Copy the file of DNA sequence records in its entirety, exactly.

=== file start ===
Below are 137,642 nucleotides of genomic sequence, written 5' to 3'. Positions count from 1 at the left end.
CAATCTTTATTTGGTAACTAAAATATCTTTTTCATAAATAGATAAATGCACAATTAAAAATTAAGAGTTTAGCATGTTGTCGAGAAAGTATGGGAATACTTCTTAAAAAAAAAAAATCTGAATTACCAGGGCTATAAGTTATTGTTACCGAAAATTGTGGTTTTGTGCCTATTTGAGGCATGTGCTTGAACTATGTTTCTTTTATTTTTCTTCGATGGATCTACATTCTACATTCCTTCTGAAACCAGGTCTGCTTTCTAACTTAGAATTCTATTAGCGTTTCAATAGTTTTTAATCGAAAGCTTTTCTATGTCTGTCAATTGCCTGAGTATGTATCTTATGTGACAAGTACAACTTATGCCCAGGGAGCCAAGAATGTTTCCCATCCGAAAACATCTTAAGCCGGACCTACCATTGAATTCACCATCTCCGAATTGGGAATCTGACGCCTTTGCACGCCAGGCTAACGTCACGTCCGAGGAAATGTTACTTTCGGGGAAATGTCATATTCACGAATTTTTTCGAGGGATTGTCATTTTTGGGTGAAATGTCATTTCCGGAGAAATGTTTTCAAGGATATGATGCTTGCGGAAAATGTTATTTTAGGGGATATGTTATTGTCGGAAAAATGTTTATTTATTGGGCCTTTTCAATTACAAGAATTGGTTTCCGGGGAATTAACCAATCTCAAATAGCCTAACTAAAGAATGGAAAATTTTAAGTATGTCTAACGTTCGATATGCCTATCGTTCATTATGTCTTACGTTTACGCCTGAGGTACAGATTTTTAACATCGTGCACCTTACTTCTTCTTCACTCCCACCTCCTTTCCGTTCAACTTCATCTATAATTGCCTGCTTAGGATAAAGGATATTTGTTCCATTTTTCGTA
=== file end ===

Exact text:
Below are 137,642 nucleotides of genomic sequence, written 5' to 3'. Positions count from 1 at the left end.
CAATCTTTATTTGGTAACTAAAATATCTTTTTCATAAATAGATAAATGCACAATTAAAAATTAAGAGTTTAGCATGTTGTCGAGAAAGTATGGGAATACTTCTTAAAAAAAAAAAATCTGAATTACCAGGGCTATAAGTTATTGTTACCGAAAATTGTGGTTTTGTGCCTATTTGAGGCATGTGCTTGAACTATGTTTCTTTTATTTTTCTTCGATGGATCTACATTCTACATTCCTTCTGAAACCAGGTCTGCTTTCTAACTTAGAATTCTATTAGCGTTTCAATAGTTTTTAATCGAAAGCTTTTCTATGTCTGTCAATTGCCTGAGTATGTATCTTATGTGACAAGTACAACTTATGCCCAGGGAGCCAAGAATGTTTCCCATCCGAAAACATCTTAAGCCGGACCTACCATTGAATTCACCATCTCCGAATTGGGAATCTGACGCCTTTGCACGCCAGGCTAACGTCACGTCCGAGGAAATGTTACTTTCGGGGAAATGTCATATTCACGAATTTTTTCGAGGGATTGTCATTTTTGGGTGAAATGTCATTTCCGGAGAAATGTTTTCAAGGATATGATGCTTGCGGAAAATGTTATTTTAGGGGATATGTTATTGTCGGAAAAATGTTTATTTATTGGGCCTTTTCAATTACAAGAATTGGTTTCCGGGGAATTAACCAATCTCAAATAGCCTAACTAAAGAATGGAAAATTTTAAGTATGTCTAACGTTCGATATGCCTATCGTTCATTATGTCTTACGTTTACGCCTGAGGTACAGATTTTTAACATCGTGCACCTTACTTCTTCTTCACTCCCACCTCCTTTCCGTTCAACTTCATCTATAATTGCCTGCTTAGGATAAAGGATATTTGTTCCATTTTTCGTA